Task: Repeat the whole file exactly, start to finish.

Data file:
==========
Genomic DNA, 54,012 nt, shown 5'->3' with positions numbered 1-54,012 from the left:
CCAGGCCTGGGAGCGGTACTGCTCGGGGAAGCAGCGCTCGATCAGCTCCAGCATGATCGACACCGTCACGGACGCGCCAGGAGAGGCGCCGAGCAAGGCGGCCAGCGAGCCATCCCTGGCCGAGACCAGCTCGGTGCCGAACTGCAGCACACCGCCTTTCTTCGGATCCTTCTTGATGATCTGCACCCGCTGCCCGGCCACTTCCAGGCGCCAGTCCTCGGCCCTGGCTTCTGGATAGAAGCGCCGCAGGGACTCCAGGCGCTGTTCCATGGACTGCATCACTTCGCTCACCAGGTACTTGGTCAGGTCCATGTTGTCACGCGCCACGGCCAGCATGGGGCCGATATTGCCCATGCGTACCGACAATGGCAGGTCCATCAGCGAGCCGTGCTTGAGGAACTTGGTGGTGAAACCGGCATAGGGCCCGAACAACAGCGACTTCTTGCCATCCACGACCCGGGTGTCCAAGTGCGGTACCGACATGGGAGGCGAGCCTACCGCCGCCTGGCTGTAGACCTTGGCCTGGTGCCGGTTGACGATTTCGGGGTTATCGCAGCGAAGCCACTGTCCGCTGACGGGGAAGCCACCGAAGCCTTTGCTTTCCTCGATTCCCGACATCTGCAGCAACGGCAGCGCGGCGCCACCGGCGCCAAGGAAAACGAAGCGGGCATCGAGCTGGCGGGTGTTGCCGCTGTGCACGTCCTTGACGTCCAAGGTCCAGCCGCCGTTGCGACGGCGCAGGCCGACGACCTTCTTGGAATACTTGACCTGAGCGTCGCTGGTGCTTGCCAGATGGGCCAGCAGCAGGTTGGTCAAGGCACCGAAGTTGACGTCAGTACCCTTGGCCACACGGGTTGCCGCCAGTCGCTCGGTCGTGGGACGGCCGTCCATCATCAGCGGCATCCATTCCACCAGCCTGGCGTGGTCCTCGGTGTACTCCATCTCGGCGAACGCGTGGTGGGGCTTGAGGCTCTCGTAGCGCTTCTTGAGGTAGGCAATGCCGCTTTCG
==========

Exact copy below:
Genomic DNA, 54,012 nt, shown 5'->3' with positions numbered 1-54,012 from the left:
CCAGGCCTGGGAGCGGTACTGCTCGGGGAAGCAGCGCTCGATCAGCTCCAGCATGATCGACACCGTCACGGACGCGCCAGGAGAGGCGCCGAGCAAGGCGGCCAGCGAGCCATCCCTGGCCGAGACCAGCTCGGTGCCGAACTGCAGCACACCGCCTTTCTTCGGATCCTTCTTGATGATCTGCACCCGCTGCCCGGCCACTTCCAGGCGCCAGTCCTCGGCCCTGGCTTCTGGATAGAAGCGCCGCAGGGACTCCAGGCGCTGTTCCATGGACTGCATCACTTCGCTCACCAGGTACTTGGTCAGGTCCATGTTGTCACGCGCCACGGCCAGCATGGGGCCGATATTGCCCATGCGTACCGACAATGGCAGGTCCATCAGCGAGCCGTGCTTGAGGAACTTGGTGGTGAAACCGGCATAGGGCCCGAACAACAGCGACTTCTTGCCATCCACGACCCGGGTGTCCAAGTGCGGTACCGACATGGGAGGCGAGCCTACCGCCGCCTGGCTGTAGACCTTGGCCTGGTGCCGGTTGACGATTTCGGGGTTATCGCAGCGAAGCCACTGTCCGCTGACGGGGAAGCCACCGAAGCCTTTGCTTTCCTCGATTCCCGACATCTGCAGCAACGGCAGCGCGGCGCCACCGGCGCCAAGGAAAACGAAGCGGGCATCGAGCTGGCGGGTGTTGCCGCTGTGCACGTCCTTGACGTCCAAGGTCCAGCCGCCGTTGCGACGGCGCAGGCCGACGACCTTCTTGGAATACTTGACCTGAGCGTCGCTGGTGCTTGCCAGATGGGCCAGCAGCAGGTTGGTCAAGGCACCGAAGTTGACGTCAGTACCCTTGGCCACACGGGTTGCCGCCAGTCGCTCGGTCGTGGGACGGCCGTCCATCATCAGCGGCATCCATTCCACCAGCCTGGCGTGGTCCTCGGTGTACTCCATCTCGGCGAACGCGTGGTGGGGCTTGAGGCTCTCGTAGCGCTTCTTGAGGTAGGCAATGCCGCTTTCG